Now the single strand of DNA it held inside is carried through the pore, and into the cell's control centre.
Inside the human cell nucleus there are about 23,000 genes.
They code for thousands and thousands of biochemical pathways.
The virus has just got 40, but with those 40 it can do remarkable things.
It's so tiny, just a piece of DNA, a couple of proteins to make its shell, and yet it can take over and wreak havoc in a huge human cell.
It's brilliant.
The adenovirus has proven itself a master of deception .
continually exploiting the cell's processes to further its own deadly aims.
But its greatest trick is yet to come.
The cell's DNA machines have no way of telling the difference between its own DNA and the DNA of the virus.
Blindly, they set about converting its deadly code into thousands of instructions for the cell to act upon .
blueprints for the cell's own destruction.
But the machines that turn the blueprints into proteins lie outside the nucleus.
Out in the main body of the cell, the instructions are met by a squadron of mobile protein factories, called ribosomes.
The ribosomes precisely follow the instruction and start to construct viral proteins.
Each is carefully folded into a specific shape, with a unique job to do.
These large cellular machines, ribosomes, are absolutely fundamental to life, and very similar forms of them are found in every type of living cell on the planet.
They read the genetic information and they decode it, bringing in the building blocks that make up proteins and sticking them together to make these functional molecules that are going to work inside the living cell.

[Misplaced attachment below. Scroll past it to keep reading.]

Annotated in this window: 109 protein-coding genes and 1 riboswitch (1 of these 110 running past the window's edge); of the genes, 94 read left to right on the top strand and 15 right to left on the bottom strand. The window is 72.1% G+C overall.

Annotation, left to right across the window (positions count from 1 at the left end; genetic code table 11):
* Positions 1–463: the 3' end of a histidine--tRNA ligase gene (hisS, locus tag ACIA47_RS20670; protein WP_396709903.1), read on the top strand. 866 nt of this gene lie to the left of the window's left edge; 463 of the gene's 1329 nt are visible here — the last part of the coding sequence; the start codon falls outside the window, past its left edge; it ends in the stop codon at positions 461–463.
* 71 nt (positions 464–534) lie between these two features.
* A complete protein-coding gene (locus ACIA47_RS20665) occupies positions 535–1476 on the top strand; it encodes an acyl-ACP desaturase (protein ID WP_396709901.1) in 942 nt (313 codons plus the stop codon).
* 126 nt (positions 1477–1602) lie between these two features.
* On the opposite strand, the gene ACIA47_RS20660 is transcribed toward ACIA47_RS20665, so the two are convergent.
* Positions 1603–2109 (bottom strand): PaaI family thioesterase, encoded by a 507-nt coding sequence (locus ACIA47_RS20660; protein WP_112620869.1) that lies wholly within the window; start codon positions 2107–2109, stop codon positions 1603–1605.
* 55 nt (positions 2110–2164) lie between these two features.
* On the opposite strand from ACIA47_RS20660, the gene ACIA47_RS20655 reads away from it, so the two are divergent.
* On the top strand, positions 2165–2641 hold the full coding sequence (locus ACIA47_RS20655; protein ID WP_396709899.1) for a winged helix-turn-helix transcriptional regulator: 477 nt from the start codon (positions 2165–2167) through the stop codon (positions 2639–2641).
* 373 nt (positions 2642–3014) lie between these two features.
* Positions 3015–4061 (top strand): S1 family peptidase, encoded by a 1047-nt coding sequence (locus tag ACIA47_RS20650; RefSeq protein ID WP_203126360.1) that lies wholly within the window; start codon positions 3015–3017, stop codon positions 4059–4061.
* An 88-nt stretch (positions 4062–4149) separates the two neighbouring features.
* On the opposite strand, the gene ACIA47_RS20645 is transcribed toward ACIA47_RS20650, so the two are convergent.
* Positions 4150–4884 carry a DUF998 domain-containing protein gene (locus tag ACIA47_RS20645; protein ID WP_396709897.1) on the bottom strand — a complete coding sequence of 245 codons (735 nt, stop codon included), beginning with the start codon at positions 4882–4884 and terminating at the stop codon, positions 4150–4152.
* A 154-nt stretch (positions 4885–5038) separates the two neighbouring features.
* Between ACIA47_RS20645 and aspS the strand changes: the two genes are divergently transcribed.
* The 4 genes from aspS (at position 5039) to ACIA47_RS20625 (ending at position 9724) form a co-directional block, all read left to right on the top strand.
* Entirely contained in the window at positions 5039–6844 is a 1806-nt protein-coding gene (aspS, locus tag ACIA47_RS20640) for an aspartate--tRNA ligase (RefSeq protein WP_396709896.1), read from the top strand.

Only these functional molecules are the kit of parts needed to build an enemy army.
But the army will not be built out here.
The raw material for the new army is drawn back inside the nucleus .
ready for construction.
With its mission reaching its climax, the virus turns its attention to the cell's DNA, halting any process it doesn't need.
The virus has taken complete control.
And yet the cell still has a small window of opportunity.
Before all normal activity stops, it has just enough time to send a message to the outside world.
This parcel contains fragments of the viral army.
The parcel merges with the cell membrane, and the enemy fragments are pushed to the surface, flags warning of the invasion that has taken place.
If patrolling white blood cells spot the distress signal .
they will destroy the cell, along with the entire alien army inside.
If not, the infection will spread from cell to cell, to cell.
After just one day of occupation, the virus has complete control over the cell.
With routine maintenance halted, the cell has started to decay.
And all activity is now focused on building the brand new viral army inside the nucleus.
The new army self-assembles.